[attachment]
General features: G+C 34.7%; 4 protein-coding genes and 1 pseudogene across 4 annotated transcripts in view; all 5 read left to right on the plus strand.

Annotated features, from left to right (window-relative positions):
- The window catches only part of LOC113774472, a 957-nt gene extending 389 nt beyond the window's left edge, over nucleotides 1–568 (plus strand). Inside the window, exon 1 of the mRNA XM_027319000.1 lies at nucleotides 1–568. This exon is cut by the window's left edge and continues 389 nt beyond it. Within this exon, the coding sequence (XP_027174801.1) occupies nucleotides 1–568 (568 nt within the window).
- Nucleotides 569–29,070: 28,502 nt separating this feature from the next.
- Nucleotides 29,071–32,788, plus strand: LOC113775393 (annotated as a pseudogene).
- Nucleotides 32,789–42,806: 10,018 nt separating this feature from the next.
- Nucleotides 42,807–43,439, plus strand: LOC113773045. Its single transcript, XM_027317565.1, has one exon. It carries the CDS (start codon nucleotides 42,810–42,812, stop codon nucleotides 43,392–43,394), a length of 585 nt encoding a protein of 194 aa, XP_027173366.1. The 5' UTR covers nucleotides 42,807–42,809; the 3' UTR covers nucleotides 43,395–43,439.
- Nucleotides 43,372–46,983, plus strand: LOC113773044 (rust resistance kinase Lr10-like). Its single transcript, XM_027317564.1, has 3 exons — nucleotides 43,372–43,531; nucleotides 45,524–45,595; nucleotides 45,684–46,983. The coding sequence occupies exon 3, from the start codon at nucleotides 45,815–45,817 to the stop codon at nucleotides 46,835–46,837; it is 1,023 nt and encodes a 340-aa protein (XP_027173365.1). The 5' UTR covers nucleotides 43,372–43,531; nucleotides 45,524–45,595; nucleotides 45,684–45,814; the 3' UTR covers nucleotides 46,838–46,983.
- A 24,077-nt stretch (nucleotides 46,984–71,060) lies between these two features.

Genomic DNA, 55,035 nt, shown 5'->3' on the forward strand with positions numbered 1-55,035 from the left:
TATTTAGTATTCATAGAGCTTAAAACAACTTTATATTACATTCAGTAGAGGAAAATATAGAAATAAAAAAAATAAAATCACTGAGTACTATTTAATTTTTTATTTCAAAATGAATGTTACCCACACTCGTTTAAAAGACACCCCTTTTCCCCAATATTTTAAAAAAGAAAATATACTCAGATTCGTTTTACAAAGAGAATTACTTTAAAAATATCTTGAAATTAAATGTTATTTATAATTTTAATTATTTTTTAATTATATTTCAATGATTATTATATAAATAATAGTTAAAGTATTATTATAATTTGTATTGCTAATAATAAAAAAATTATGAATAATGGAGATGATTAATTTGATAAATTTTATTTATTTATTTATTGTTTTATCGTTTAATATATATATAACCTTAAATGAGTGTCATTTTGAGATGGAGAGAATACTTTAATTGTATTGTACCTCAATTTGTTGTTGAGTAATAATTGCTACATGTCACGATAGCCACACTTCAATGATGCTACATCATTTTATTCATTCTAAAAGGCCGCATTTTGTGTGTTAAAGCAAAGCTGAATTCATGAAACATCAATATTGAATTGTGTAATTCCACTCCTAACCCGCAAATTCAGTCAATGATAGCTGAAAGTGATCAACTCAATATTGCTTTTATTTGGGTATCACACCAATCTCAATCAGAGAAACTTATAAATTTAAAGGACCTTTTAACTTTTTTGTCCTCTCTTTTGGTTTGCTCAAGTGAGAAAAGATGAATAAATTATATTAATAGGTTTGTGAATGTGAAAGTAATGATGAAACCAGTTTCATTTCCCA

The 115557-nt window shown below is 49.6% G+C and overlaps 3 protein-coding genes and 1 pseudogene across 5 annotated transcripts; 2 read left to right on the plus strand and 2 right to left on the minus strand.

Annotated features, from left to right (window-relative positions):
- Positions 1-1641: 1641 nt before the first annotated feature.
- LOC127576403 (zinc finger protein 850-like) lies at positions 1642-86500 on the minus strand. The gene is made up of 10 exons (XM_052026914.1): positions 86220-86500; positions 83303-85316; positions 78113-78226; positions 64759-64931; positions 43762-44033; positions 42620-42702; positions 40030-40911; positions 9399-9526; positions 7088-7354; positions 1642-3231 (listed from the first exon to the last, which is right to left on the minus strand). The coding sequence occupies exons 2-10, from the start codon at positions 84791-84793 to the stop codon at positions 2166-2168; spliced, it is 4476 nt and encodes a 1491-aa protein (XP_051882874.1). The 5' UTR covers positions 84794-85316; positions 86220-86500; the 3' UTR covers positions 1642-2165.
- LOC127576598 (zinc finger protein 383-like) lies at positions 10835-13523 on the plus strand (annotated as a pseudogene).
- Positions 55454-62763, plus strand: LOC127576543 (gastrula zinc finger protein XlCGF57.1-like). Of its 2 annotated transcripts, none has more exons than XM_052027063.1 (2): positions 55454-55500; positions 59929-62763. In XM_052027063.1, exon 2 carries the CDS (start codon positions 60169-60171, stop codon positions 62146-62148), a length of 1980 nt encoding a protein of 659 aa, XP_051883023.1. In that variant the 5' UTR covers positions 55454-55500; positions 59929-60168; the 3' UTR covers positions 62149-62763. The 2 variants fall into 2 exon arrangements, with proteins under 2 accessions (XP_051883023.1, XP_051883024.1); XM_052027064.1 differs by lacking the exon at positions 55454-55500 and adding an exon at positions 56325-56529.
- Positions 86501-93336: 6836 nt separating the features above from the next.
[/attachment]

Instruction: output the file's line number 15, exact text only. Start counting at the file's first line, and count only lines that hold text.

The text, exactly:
- LOC127576403 (zinc finger protein 850-like) lies at positions 1642-86500 on the minus strand. The gene is made up of 10 exons (XM_052026914.1): positions 86220-86500; positions 83303-85316; positions 78113-78226; positions 64759-64931; positions 43762-44033; positions 42620-42702; positions 40030-40911; positions 9399-9526; positions 7088-7354; positions 1642-3231 (listed from the first exon to the last, which is right to left on the minus strand). The coding sequence occupies exons 2-10, from the start codon at positions 84791-84793 to the stop codon at positions 2166-2168; spliced, it is 4476 nt and encodes a 1491-aa protein (XP_051882874.1). The 5' UTR covers positions 84794-85316; positions 86220-86500; the 3' UTR covers positions 1642-2165.